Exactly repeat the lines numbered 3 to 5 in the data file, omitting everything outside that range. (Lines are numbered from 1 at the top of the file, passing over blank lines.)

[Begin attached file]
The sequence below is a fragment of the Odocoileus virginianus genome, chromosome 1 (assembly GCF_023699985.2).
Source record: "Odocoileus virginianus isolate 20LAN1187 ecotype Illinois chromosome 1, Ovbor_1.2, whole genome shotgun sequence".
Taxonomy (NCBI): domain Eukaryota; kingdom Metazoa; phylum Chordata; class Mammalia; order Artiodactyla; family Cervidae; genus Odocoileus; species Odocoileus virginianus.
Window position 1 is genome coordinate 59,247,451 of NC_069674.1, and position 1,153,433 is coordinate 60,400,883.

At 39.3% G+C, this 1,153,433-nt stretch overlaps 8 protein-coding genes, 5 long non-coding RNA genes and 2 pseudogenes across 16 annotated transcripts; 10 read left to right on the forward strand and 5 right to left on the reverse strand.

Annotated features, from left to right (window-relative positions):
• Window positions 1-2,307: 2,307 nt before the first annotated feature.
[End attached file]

Taxonomy (NCBI): domain Eukaryota; kingdom Metazoa; phylum Chordata; class Mammalia; order Artiodactyla; family Cervidae; genus Odocoileus; species Odocoileus virginianus.
Window position 1 is genome coordinate 59,247,451 of NC_069674.1, and position 1,153,433 is coordinate 60,400,883.

At 39.3% G+C, this 1,153,433-nt stretch overlaps 8 protein-coding genes, 5 long non-coding RNA genes and 2 pseudogenes across 16 annotated transcripts; 10 read left to right on the forward strand and 5 right to left on the reverse strand.